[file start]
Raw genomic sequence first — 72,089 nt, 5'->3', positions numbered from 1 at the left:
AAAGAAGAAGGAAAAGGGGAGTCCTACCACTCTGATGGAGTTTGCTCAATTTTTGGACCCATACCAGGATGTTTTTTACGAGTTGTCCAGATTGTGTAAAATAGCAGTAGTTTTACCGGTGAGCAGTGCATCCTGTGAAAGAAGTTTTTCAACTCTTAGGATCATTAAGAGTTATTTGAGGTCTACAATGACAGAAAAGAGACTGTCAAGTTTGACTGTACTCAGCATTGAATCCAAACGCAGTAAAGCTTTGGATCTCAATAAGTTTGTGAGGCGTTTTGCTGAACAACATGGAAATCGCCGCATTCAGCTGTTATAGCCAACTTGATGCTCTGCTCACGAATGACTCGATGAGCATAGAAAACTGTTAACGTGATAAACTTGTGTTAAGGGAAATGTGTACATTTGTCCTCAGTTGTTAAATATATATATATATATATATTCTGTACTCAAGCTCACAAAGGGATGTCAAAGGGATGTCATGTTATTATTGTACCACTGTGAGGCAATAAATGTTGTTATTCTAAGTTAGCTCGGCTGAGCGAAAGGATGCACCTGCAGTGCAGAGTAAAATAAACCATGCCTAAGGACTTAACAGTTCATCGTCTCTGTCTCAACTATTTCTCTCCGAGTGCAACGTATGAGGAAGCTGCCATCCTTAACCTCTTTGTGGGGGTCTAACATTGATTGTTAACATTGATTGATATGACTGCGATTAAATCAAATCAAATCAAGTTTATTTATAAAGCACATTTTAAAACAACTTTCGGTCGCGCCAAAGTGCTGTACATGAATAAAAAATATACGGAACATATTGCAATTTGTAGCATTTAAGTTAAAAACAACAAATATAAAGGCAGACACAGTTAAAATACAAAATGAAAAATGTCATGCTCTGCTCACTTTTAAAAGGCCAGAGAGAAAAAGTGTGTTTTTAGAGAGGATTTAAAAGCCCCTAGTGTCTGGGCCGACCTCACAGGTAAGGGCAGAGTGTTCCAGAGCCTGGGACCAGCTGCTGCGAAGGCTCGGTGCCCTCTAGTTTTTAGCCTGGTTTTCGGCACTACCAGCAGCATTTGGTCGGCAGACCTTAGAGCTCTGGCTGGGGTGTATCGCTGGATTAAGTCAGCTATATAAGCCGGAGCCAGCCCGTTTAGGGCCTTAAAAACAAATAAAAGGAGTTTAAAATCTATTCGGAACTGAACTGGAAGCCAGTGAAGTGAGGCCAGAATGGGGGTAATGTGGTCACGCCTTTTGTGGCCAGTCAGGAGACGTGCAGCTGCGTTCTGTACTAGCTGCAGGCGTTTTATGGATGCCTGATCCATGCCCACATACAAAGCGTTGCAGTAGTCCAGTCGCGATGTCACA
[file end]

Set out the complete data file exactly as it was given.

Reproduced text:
Raw genomic sequence first — 72,089 nt, 5'->3', positions numbered from 1 at the left:
AAAGAAGAAGGAAAAGGGGAGTCCTACCACTCTGATGGAGTTTGCTCAATTTTTGGACCCATACCAGGATGTTTTTTACGAGTTGTCCAGATTGTGTAAAATAGCAGTAGTTTTACCGGTGAGCAGTGCATCCTGTGAAAGAAGTTTTTCAACTCTTAGGATCATTAAGAGTTATTTGAGGTCTACAATGACAGAAAAGAGACTGTCAAGTTTGACTGTACTCAGCATTGAATCCAAACGCAGTAAAGCTTTGGATCTCAATAAGTTTGTGAGGCGTTTTGCTGAACAACATGGAAATCGCCGCATTCAGCTGTTATAGCCAACTTGATGCTCTGCTCACGAATGACTCGATGAGCATAGAAAACTGTTAACGTGATAAACTTGTGTTAAGGGAAATGTGTACATTTGTCCTCAGTTGTTAAATATATATATATATATATATTCTGTACTCAAGCTCACAAAGGGATGTCAAAGGGATGTCATGTTATTATTGTACCACTGTGAGGCAATAAATGTTGTTATTCTAAGTTAGCTCGGCTGAGCGAAAGGATGCACCTGCAGTGCAGAGTAAAATAAACCATGCCTAAGGACTTAACAGTTCATCGTCTCTGTCTCAACTATTTCTCTCCGAGTGCAACGTATGAGGAAGCTGCCATCCTTAACCTCTTTGTGGGGGTCTAACATTGATTGTTAACATTGATTGATATGACTGCGATTAAATCAAATCAAATCAAGTTTATTTATAAAGCACATTTTAAAACAACTTTCGGTCGCGCCAAAGTGCTGTACATGAATAAAAAATATACGGAACATATTGCAATTTGTAGCATTTAAGTTAAAAACAACAAATATAAAGGCAGACACAGTTAAAATACAAAATGAAAAATGTCATGCTCTGCTCACTTTTAAAAGGCCAGAGAGAAAAAGTGTGTTTTTAGAGAGGATTTAAAAGCCCCTAGTGTCTGGGCCGACCTCACAGGTAAGGGCAGAGTGTTCCAGAGCCTGGGACCAGCTGCTGCGAAGGCTCGGTGCCCTCTAGTTTTTAGCCTGGTTTTCGGCACTACCAGCAGCATTTGGTCGGCAGACCTTAGAGCTCTGGCTGGGGTGTATCGCTGGATTAAGTCAGCTATATAAGCCGGAGCCAGCCCGTTTAGGGCCTTAAAAACAAATAAAAGGAGTTTAAAATCTATTCGGAACTGAACTGGAAGCCAGTGAAGTGAGGCCAGAATGGGGGTAATGTGGTCACGCCTTTTGTGGCCAGTCAGGAGACGTGCAGCTGCGTTCTGTACTAGCTGCAGGCGTTTTATGGATGCCTGATCCATGCCCACATACAAAGCGTTGCAGTAGTCCAGTCGCGATGTCACA